The reason why we should come singing and rejoicing is now given to us. It is because we become aware of who God really is. As creator of the universe, the Lord has pre-eminence over all other so-called gods. He is the mighty ruler, whose hands hold both “heights" and “depths", the sea and the dry land. According to popular belief at the time, the depths of the underworld were the realm of evil powers, and the heights of the mountains the abode of the gods (see Amos 9:2; Psalms 6:5, 30:9, 88:10-11, etc.). The Lord God transcends all these “nothings". Everything that exists comes from Him and is ruled by Him, who is supreme Lord.

In the New Testament Paul took up this theme to demonstrate the supremacy of Christ over all “thrones, dominations, sovereignties and powers" which were created through and for the Son of God. Every power, whether in Heaven, on earth or in the underworld, must submit to Him (see Colossians 1:16; Philippians 2:10; Romans 8:38ff). None of these powers can separate us from God’s loving care and protection. Indeed the miracle of our incorporation into Christ means that the whole world is ours, for we belong to Christ, who belongs to God (see 1 Corinthians 3:23). This vast and varied world of ours is both hand-made by our loving God, and hand-held by Him too (vv. 3-5).

Consequently the praise and thanksgiving of every creature is His due, as is our humble submission to Him. Hence true worship entails prostrating oneself in His august presence. Without this reverential awe the opening jubilation is but empty noise and self-indulgence, in the enjoyment of ritual and communal singing. This is not the worship of strangers coming out of fear, but that of God’s own people, redeemed by His own hand, a people who come to him with confidence and love, calling Him our maker, and our God, because He is the shepherd who cares for us and pastures us like a flock of sheep, a people whom He Himself guides (vv. 6-7).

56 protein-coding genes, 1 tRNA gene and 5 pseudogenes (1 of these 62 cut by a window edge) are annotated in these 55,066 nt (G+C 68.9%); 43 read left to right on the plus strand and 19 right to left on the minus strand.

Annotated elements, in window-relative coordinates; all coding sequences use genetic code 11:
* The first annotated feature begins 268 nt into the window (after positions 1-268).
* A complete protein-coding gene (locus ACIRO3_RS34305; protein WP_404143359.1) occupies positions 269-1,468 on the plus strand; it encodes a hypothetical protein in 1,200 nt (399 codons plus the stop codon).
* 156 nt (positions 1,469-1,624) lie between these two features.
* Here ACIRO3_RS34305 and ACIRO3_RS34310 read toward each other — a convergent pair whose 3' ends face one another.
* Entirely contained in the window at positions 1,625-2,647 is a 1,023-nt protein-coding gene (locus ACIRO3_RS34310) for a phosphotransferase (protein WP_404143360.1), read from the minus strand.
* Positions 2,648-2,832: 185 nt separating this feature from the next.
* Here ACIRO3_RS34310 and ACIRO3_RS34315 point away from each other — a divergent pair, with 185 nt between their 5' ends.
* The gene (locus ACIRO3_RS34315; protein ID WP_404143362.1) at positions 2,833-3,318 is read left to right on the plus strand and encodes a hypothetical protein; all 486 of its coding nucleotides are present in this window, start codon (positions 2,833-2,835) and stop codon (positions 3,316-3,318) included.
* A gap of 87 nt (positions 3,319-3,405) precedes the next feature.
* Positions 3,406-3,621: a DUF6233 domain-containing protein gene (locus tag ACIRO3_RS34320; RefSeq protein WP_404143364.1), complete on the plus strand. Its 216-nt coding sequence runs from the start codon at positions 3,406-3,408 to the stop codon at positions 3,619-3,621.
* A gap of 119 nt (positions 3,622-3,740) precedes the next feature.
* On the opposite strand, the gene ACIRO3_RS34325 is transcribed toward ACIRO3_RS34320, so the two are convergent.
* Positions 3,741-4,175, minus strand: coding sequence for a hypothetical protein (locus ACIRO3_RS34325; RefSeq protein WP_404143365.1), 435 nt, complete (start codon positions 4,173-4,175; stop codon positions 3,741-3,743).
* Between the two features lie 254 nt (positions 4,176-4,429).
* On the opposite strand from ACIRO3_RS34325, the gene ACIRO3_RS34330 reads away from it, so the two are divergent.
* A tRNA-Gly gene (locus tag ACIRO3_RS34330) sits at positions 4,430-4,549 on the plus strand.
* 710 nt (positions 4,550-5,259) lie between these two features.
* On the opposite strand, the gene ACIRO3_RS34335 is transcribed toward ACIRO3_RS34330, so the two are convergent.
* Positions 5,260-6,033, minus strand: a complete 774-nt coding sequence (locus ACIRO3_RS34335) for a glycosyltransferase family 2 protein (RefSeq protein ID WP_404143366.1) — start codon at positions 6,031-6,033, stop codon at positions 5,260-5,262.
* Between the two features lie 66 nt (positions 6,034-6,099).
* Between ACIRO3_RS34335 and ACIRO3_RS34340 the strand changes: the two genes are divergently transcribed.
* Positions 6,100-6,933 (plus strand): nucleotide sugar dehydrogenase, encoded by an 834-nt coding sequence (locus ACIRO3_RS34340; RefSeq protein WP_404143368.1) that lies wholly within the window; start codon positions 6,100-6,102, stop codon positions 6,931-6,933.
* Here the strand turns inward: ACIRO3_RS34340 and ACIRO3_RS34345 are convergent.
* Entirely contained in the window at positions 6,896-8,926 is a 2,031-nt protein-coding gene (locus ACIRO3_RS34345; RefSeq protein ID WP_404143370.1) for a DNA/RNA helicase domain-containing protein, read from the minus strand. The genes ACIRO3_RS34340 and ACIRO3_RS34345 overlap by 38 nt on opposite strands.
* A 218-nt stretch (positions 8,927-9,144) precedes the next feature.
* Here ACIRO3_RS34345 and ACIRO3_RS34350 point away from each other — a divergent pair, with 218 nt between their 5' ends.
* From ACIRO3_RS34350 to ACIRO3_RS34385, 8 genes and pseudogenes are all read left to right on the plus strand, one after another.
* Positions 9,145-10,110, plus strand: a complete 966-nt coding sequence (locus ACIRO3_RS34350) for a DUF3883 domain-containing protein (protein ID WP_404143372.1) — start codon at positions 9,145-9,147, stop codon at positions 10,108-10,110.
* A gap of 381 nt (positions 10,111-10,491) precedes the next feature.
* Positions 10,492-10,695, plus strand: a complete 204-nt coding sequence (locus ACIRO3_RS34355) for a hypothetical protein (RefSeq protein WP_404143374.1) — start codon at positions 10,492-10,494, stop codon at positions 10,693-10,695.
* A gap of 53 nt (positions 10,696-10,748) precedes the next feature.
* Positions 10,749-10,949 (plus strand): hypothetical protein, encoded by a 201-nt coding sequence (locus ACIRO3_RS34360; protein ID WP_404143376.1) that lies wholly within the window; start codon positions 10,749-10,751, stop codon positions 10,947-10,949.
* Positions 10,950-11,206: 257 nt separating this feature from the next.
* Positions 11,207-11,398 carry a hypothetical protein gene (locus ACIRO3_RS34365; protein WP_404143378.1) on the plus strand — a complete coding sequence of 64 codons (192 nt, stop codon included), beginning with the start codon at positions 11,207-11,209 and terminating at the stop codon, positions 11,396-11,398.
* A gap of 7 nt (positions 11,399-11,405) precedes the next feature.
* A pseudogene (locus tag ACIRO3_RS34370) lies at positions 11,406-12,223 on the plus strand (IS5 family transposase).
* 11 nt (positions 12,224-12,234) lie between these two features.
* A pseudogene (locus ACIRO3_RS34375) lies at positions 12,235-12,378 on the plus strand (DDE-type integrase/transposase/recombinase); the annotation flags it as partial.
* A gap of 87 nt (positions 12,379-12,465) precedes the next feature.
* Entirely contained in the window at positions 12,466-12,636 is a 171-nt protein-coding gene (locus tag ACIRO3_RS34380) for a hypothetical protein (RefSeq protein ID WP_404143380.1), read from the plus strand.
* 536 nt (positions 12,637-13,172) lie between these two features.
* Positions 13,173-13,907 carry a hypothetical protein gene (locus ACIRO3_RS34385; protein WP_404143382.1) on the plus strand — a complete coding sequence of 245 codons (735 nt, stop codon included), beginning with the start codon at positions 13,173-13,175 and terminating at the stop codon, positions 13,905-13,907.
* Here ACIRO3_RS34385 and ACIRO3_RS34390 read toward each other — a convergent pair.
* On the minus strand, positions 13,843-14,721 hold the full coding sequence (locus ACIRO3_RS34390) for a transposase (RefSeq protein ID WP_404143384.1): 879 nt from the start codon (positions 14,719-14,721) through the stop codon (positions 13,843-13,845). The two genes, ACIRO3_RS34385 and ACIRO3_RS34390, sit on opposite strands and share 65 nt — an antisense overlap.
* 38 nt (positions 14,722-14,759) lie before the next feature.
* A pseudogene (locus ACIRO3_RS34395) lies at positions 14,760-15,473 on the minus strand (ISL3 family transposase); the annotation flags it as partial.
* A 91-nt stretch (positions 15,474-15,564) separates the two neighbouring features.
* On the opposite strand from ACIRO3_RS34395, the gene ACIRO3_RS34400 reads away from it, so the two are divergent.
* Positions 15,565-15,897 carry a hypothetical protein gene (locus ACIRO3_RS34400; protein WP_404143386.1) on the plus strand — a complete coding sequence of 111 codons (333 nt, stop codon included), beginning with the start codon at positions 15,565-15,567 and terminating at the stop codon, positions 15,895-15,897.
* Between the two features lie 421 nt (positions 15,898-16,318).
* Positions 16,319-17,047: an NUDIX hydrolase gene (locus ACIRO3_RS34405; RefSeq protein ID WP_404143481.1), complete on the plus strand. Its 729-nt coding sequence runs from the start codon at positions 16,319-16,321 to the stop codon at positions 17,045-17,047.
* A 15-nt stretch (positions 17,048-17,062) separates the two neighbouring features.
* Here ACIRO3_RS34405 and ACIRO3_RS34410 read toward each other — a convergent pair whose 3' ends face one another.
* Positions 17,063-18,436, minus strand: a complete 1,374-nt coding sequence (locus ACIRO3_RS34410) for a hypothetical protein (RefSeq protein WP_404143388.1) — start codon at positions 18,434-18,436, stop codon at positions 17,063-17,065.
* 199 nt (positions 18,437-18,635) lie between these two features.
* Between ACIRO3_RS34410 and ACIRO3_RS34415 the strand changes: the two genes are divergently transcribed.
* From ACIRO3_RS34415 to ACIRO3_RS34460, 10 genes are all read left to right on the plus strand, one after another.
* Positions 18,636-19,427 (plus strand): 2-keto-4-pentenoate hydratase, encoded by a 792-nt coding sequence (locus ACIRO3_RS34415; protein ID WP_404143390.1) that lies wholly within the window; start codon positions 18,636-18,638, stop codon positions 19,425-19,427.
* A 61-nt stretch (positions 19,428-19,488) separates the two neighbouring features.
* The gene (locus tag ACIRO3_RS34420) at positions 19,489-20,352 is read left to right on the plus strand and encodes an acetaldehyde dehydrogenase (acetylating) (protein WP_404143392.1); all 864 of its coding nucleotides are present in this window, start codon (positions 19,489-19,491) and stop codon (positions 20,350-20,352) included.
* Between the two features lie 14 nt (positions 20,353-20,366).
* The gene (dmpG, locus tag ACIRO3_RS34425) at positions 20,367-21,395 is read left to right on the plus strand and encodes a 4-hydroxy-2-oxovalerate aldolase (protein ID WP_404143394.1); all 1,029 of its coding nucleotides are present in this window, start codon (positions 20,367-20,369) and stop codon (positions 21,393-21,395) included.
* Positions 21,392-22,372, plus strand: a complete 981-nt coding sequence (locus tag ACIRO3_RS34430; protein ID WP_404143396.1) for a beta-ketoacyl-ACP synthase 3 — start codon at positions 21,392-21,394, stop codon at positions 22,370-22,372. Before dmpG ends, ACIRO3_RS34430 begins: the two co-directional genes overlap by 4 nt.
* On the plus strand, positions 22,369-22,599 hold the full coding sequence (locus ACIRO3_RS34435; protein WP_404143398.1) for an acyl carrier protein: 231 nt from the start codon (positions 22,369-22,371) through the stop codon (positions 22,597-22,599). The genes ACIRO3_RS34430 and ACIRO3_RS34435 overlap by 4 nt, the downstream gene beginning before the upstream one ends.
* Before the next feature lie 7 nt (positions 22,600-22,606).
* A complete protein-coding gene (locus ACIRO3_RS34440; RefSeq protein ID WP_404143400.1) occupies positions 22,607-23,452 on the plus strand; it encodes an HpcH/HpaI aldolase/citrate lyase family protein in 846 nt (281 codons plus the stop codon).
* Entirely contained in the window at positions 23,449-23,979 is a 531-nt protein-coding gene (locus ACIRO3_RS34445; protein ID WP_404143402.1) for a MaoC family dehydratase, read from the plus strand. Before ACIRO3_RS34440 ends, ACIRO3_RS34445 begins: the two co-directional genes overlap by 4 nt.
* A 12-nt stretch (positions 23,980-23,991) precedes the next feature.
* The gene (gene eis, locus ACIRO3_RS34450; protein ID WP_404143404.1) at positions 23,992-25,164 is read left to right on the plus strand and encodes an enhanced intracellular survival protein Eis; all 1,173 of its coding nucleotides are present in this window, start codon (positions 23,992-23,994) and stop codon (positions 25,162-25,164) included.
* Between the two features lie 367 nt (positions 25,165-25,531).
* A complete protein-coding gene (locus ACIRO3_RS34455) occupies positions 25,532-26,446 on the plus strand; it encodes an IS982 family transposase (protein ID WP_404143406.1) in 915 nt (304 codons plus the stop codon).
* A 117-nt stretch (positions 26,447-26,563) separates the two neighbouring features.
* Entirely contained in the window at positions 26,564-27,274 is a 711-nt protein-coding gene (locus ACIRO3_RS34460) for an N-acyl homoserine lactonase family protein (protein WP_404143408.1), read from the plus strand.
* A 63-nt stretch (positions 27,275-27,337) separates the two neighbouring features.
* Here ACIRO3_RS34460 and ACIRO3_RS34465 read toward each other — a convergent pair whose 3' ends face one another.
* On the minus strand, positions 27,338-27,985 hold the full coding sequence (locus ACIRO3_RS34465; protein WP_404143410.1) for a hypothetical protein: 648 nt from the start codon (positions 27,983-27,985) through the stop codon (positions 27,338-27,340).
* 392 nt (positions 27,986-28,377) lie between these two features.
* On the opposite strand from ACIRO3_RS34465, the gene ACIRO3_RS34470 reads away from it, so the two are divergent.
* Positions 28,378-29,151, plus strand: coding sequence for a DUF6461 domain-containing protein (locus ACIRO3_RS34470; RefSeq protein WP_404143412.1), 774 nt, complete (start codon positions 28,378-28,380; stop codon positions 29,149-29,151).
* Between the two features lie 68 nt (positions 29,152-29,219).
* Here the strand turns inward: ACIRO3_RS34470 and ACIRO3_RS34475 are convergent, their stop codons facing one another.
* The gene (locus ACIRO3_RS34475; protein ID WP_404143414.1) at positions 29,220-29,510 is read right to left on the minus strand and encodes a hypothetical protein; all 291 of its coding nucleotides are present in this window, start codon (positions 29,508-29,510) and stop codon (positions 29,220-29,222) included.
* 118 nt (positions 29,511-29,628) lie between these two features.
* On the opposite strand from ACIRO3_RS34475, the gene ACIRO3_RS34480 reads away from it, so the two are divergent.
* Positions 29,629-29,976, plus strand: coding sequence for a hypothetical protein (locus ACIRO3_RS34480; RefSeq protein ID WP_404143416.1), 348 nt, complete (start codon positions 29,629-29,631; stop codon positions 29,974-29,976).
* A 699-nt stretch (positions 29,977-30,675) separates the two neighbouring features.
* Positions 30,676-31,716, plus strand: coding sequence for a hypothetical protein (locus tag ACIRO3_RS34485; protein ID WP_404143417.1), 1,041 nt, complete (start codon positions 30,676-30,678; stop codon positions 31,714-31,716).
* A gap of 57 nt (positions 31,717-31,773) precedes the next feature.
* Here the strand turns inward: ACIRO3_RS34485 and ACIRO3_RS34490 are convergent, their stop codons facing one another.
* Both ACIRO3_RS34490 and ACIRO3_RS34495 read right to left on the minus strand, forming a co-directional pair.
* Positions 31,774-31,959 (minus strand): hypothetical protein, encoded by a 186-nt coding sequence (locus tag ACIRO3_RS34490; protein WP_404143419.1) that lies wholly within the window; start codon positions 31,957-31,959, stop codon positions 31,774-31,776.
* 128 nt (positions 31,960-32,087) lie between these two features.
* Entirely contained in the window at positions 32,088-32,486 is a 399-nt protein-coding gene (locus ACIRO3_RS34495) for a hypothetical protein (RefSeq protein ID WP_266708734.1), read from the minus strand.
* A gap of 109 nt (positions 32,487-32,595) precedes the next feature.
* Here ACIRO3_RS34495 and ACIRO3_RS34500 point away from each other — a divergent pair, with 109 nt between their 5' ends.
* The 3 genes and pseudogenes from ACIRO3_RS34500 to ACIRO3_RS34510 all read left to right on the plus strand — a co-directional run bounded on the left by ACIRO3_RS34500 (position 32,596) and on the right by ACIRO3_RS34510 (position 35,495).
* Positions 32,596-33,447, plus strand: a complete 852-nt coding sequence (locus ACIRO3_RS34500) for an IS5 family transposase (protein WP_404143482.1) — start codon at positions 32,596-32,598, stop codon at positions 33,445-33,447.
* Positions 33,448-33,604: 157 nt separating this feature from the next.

Old Testament piety had a profound concern for inner truthfulness, shown by the fact that the sentiments of praise and worship were considered legitimate only if followed by a readiness to obey God’s Word and keep His commandments. Both Old and New Testaments present us with obedience to God’s Word as the acceptable sign of love to God. To “listen" to the Lord, to “hear" His voice, and to “hearken" to His Word all express the need to respond to God’s Word with the inner submission of the heart. Procrastination is not accepted: the presence of God is here today, and the response must be given today also. The choice is put before us again to become more committed to the Lord or to back-slide down the slippery slope to join the wicked, who refuse to listen to the Lord or obey His Word.

We are now reminded of the need to learn from history so that we shall not repeat its mistakes. Massah and Meribah were two places in the wilderness where the people of Israel rebelled against God, refusing either to listen to His Word or obey it. The names mean “dispute" and “testing, or temptation", and they sum up the sour sceptical spirit of the desert pilgrims during the crisis at Rephidim (see exodus 17:1-7), and the final one at Kadesh, which cost Moses the Promised Land (see Numbers 20:1-13). The emphasis is on their refusal to take God at His Word, even though they had experienced His presence and His wonders in the Exodus, and during their trek through the wilderness. To use human language, God was disgusted with their refusal to learn from him the way of peace and salvation which would lead to their fulfilment. Because of their rebellion He left them to experience the restless strife of their erring hearts, which resulted in their wandering aimlessly for forty years without most of that generation ever seeing the Promised Land. God’s anger here is His sense of outrage that the people would be so stupid as to prevent their own happiness and fulfilment, which He alone could give them – and was willing to give them! So they did not enter “my rest", meaning that they did not experience the joy, peace and security of the Promised Land (vv. 8-11).